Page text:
Lab Summary: Grain II
Reporters: Samantha Zimmerman, Rahim Hamid, Marta Kondratiuk.
Data drawn from reports by: Ben Scott-Lewis (group A), Amelie Cook (B), Ann Beimers (D), Jake Oberg (E), and Eila Planinc (F).
This week in Experimental Archaeology, we continued our exploration into the making of bread in accordance with ancient texts such as Cato’s account of bread recipes. There was a variety of bread made by each group. Groups A, B, C, and D handled libum, savillum, (both cheese breads), unleavened salt-flour-water loaves, and sourdough breads; groups E and F made maza, porridge and fry bread.
This lab acts as a look into the theme of everyday life in the ancient world. Agriculture and grain comprised the occupations and diets of the vast majority of people who lived around the world, and so being able to engage in the processes that approximated the labor and products involved was informative and brought us to a deeper understanding of bread-making and the effort that it took to make this staple of ancient (Greco-Roman specifically) diets.
We all additionally had the privilege of performing all the cooking in pretty ideal weather conditions and receiving sourdough bread from Morgan Morton. Sampling the different types of bread gave each of us a diversity of the breads that could be made from the textual sources we had read and eating the bread together around the fire, talking and comparing our findings, was definitely a highlight of the lab as a whole.
The libum was made with an egg, whole grain flour, feta (about twice as much as the flour) and water. Despite cooking for 40 minutes, even the smaller loaves (the loaves were divided into one larger and several smaller loaves) did not cook properly which was attributed to the sheer density of the cheese bread. It was still edible and some members of the group enjoyed the taste.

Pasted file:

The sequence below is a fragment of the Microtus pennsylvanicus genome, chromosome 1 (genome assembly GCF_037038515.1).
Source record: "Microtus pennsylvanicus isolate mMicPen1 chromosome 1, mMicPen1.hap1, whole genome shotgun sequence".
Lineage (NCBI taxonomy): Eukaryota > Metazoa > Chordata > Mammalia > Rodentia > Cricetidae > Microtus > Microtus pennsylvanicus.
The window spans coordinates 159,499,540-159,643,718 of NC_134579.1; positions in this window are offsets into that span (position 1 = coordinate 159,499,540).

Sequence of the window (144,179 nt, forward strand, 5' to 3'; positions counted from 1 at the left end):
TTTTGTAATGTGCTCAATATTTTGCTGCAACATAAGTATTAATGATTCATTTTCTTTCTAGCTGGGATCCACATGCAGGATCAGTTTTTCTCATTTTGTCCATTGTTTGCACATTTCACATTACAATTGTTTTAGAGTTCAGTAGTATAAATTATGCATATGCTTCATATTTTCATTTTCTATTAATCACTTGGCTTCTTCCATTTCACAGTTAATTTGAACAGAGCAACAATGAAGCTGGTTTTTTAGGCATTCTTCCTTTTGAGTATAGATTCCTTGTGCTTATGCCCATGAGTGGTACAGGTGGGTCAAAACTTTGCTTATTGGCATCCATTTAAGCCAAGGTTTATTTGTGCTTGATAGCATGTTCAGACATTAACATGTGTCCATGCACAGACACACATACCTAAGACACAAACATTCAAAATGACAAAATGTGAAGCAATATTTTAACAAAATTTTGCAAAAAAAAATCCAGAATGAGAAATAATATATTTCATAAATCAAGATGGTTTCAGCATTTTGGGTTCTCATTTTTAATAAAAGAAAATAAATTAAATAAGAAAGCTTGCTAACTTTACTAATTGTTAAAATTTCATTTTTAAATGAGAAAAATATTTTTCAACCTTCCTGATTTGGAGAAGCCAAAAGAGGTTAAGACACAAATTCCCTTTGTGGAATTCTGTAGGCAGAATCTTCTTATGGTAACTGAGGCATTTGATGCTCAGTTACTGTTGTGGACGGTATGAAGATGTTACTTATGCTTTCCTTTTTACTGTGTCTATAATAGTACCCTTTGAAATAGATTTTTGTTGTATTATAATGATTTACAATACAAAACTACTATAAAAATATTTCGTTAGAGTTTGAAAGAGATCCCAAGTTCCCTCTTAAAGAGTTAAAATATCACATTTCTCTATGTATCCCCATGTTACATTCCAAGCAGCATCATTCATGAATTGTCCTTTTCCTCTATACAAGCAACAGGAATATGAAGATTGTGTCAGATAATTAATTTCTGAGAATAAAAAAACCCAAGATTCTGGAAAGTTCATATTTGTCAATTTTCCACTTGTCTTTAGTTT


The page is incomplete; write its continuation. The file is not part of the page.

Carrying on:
The unleavened loaf was made using simply flour, water and salt. The bread was noted again as being quite dense and accordingly took 50 minutes to cook. In comparison to the prior bread, it was lighter. It was additionally noted as being quite plain, but was speculated to be tolerable over long periods of time when paired with other foods or toppings.
The final bread to be made was the sourdough. It initially used the same materials as the unleavened bread but with the addition of bacteria and yeast. This bread was much lighter and airier comparative to either of the prior two breads, and was noted as tasting much better.
In terms of time, the unleavened loaf took the longest to cook at 50 minutes total, followed by the libum at 41 minutes and finally the sourdough which took 34 minutes total to cook.